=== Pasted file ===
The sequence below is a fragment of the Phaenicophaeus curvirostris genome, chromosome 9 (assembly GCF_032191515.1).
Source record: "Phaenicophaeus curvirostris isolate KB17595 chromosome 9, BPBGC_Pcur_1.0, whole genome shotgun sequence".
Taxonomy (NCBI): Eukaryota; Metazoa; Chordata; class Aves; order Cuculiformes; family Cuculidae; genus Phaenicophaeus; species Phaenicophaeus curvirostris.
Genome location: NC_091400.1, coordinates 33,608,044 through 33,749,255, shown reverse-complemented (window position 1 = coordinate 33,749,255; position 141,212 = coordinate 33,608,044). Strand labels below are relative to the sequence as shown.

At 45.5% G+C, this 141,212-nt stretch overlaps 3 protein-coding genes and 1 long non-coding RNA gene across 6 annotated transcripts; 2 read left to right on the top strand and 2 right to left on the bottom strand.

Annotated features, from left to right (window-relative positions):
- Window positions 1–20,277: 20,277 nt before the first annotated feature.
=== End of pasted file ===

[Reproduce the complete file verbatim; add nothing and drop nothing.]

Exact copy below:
The sequence below is a fragment of the Phaenicophaeus curvirostris genome, chromosome 9 (assembly GCF_032191515.1).
Source record: "Phaenicophaeus curvirostris isolate KB17595 chromosome 9, BPBGC_Pcur_1.0, whole genome shotgun sequence".
Taxonomy (NCBI): Eukaryota; Metazoa; Chordata; class Aves; order Cuculiformes; family Cuculidae; genus Phaenicophaeus; species Phaenicophaeus curvirostris.
Genome location: NC_091400.1, coordinates 33,608,044 through 33,749,255, shown reverse-complemented (window position 1 = coordinate 33,749,255; position 141,212 = coordinate 33,608,044). Strand labels below are relative to the sequence as shown.

At 45.5% G+C, this 141,212-nt stretch overlaps 3 protein-coding genes and 1 long non-coding RNA gene across 6 annotated transcripts; 2 read left to right on the top strand and 2 right to left on the bottom strand.

Annotated features, from left to right (window-relative positions):
- Window positions 1–20,277: 20,277 nt before the first annotated feature.